Since this provision does not expressly authorize suspended sentences, and given the prohibition against such sentences in RCW 9.94 A. 130, it should not be construed as doing so. Our conclusion is not changed by the legislative bill report that characterized RCW 9.94 A. 383 as creating "express authority to suspend or defer the sentences of felons sentenced to a year or less in jail." See Final Bill Report, SHB 1247, 48th Legislature (1984), Synopsis as Enacted, at 3, quoted in Bernhard, at 539. As we have already recognized, this statement exaggerates the effect of the statute, Bernhard, at 539-40, and merely reflects the fact that the effect of imposing a term of community supervision will in some instances be similar to that of suspending or deferring a sentence. Nevertheless, given the restrictions that the SRA places on the proper conditions of community supervision, see RCW 9.94A.030(4), RCW *91 9.94A.120(5),[6] the effects of the two will differ in certain cases. Therefore, trial courts should follow the statutory mechanism of community supervision without resorting to the abolished practice of suspending sentences.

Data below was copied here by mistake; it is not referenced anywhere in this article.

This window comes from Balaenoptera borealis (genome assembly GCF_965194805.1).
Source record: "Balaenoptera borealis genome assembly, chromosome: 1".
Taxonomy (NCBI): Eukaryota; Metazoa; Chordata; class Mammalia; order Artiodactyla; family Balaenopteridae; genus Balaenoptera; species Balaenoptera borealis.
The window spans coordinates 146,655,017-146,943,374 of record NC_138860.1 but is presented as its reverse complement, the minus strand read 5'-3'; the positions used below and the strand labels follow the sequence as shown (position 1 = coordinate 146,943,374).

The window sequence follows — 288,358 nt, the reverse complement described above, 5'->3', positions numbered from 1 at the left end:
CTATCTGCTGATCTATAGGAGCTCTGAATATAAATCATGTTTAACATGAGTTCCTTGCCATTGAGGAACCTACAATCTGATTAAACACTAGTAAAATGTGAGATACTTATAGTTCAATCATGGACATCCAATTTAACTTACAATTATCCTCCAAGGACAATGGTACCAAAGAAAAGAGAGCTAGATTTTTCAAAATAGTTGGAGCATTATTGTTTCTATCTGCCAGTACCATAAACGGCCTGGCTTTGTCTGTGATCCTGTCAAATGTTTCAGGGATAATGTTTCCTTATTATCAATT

In summary, we hold that the trial court lacked authority to reduce Shove's sentence, and its order doing so is reversed.

CALLOW, C.J., and UTTER, BRACHTENBACH, DOLLIVER, DORE, PEARSON, ANDERSEN, and SMITH, JJ., concur.

NOTES

[1] Former RCW 9.94 A. 150 provides:

"No person serving a sentence imposed pursuant to this chapter shall leave the confines of the correctional facility or be released prior to the expiration of the sentence except as follows:

"(1) The terms of the sentence may be reduced by earned early release time in accordance with procedures developed and promulgated by the department. The earned early release time shall be for good behavior and good performance, as determined by the department. In no case shall the aggregate earned early release time exceed one-third of the sentence;